Autism Studies

Family Outcomes and Autism Spectrum Disorder


PURPOSE: To: 1) examine the well-being and marital quality of parents of children with autism (or autism spectrum disorder) and 2) examine family factors that impact the well-being of children with autism.

WHO: We are looking for parents of children aged 5 to 12 years with autism. Both spouses participate in the study.

WHAT: The study involves a 2-hour session at the Waisman Center or your home to complete questionnaires. We will also videotape you and your spouse having a conversation.  You and your spouse will then complete a 14-day diary in which you answer questions about your day (takes 5-10 mins per day). You and your spouse will each be paid $125.

For more information, please contact the Hartley Lab at 608.262.8860 or, (

Principal Investigator: Sigan Hartley, PhD
Key words: Autism, Parents, Marital Quality

Parents of Adolescents with Autism Spectrum Disorder


We are recruiting families for an education and support program for parents of adolescents with ASD between the ages of 15 and 18. Parents will attend 8 weekly group meetings with other families to receive information on autism across the life course, transition planning, legal issues, and other topics. Families will also be able to discuss and problem-solve specific concerns they may have related to their child. The study will consist of initial and exit interviews, parent sessions, and a social skills group for teens.

To participate, the teenager with ASD needs to live at home and currently be enrolled in high school. Both parents would need to be able to participate.

To find out more, please contact Leann Smith DaWalt, PhD at 608.890.1390 or

PI: Leann Smith DaWalt, PhD
Key words: Autism

The Effects of Video Game Learning on the Brain in Adolescents with Autism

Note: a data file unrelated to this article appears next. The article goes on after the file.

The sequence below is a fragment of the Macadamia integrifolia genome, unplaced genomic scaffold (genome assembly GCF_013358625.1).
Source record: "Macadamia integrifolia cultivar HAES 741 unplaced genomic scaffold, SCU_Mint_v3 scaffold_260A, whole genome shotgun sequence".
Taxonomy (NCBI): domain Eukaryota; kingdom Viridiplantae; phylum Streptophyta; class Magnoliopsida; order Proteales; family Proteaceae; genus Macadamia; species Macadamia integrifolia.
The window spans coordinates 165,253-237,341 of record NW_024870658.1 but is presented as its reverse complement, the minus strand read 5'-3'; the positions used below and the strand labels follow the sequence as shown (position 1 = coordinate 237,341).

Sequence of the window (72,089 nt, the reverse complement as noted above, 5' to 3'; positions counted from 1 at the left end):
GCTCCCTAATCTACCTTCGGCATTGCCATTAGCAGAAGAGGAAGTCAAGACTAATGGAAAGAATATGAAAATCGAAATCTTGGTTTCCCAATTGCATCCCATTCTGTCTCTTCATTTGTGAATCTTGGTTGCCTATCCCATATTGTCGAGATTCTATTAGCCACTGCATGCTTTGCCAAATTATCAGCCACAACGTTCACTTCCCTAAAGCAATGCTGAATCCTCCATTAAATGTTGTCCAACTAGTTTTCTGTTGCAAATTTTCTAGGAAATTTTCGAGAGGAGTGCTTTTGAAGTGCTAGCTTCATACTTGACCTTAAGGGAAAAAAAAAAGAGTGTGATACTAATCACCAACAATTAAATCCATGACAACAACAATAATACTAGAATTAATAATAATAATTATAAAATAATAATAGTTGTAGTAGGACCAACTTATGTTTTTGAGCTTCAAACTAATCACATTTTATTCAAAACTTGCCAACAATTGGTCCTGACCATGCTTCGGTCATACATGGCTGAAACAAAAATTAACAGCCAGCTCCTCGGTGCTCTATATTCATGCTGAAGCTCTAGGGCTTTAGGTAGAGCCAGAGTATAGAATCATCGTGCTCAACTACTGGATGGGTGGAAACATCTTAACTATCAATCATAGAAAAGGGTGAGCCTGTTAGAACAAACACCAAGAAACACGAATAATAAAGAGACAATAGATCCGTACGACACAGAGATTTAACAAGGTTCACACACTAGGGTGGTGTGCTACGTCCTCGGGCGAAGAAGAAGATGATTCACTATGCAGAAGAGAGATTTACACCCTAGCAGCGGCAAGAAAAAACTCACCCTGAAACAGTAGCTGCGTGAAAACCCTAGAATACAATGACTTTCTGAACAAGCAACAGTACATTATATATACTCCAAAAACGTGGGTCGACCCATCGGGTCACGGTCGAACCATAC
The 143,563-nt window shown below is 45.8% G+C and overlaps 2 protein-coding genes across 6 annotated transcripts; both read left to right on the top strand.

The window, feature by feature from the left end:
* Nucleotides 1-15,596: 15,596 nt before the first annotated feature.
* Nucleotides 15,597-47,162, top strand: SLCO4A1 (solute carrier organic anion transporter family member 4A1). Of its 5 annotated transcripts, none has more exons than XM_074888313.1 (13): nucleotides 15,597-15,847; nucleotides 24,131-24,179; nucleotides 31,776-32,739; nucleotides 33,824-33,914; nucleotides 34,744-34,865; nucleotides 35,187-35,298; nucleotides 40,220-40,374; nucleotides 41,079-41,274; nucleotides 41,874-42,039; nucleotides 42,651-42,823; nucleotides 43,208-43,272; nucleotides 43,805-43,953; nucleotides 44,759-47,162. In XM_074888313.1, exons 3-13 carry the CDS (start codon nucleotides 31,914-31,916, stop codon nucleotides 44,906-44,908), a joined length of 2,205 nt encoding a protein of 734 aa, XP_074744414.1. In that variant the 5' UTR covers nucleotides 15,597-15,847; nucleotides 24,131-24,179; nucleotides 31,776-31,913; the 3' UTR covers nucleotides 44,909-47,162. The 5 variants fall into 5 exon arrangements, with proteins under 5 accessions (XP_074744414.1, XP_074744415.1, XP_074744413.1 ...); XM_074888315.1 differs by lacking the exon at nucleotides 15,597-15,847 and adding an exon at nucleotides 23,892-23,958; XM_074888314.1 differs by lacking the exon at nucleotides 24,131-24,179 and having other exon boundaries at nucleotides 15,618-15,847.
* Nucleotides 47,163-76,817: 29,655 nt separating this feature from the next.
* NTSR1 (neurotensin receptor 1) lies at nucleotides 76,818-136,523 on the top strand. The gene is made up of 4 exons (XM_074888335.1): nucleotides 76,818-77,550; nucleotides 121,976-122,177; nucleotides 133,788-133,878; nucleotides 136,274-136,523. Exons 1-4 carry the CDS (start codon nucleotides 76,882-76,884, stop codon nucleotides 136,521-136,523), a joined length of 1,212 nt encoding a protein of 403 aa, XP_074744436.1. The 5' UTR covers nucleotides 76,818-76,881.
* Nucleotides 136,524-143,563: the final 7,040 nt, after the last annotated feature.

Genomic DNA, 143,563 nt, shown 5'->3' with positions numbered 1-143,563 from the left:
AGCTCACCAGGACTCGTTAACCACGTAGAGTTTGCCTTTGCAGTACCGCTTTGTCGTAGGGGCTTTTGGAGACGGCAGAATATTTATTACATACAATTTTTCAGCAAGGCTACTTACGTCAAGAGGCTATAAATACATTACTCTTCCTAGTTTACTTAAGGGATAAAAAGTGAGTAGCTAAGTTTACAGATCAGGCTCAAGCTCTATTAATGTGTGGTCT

The Motor and Brain Development Lab at the Waisman Center is recruiting high-functioning adolescents with Autism Spectrum Disorder (14-17 years old) from the Madison, WI area for a research study that looks at brain and behavior changes after learning skills from playing video games.

  • Participants will complete a 1.5-2.5 hour intake assessment and a 1-hour MRI brain scan, while parents answer questions about their child. The intake assessment will include an abbreviated IQ assessment, an autism diagnostic assessment (asking questions and doing activities with books and pictures), and a standardized motor assessment (asking your child to do activities like drawing, playing with balls, hopping, sorting objects, doing sit ups, and balancing).
  • Then, participants will come to the Waisman Center for six weeks to play Wii and Kinect video games.
  • After the six weeks, participants will complete a 1-hour end-of-study assessment and another 1-hour MRI brain scan.
  • Families will be compensated $50/ MRI scan and $10/hour for their participation (up to $315). 

Interested in helping us better understand video game learning and brain changes in autism? Contact Brittany Travers at (608) 263-0282 or for more information.

PI: Brittany Travers
Keywords: Motor Development, Autism, Brain Imaging

Working Together: Young Adults with Autism Spectrum Disorder


We are looking for families to participate in a study about programming for young adults with autism spectrum disorder (ASD).  The study has two goals:  1) promote the development of advocacy and social skills in young adults with an autism spectrum disorder (ASD),  2) enable families to support their adult children in achieving educational and employment goals.

To participate, individuals with ASD must meet the following criteria

  • the adult must provide ASD diagnosis documentation (either from a health care or educational professional)
  • the adult with ASD has not been diagnosed with an intellectual disability
  • the adult must be 18-30 years old
  • the adult must live at home with his or her parent(s)
  • the adult works less than 10 hours per week
  • the adult spends less than 10 hours a week in degree-seeking post-secondary education program

To find out more, please contact Renee Makuch at the Waisman Center at the University of Wisconsin-Madison (608) 262-4717 or

PI: Leann Smith DaWalt, PhD
Keywords: Autism, Family Studies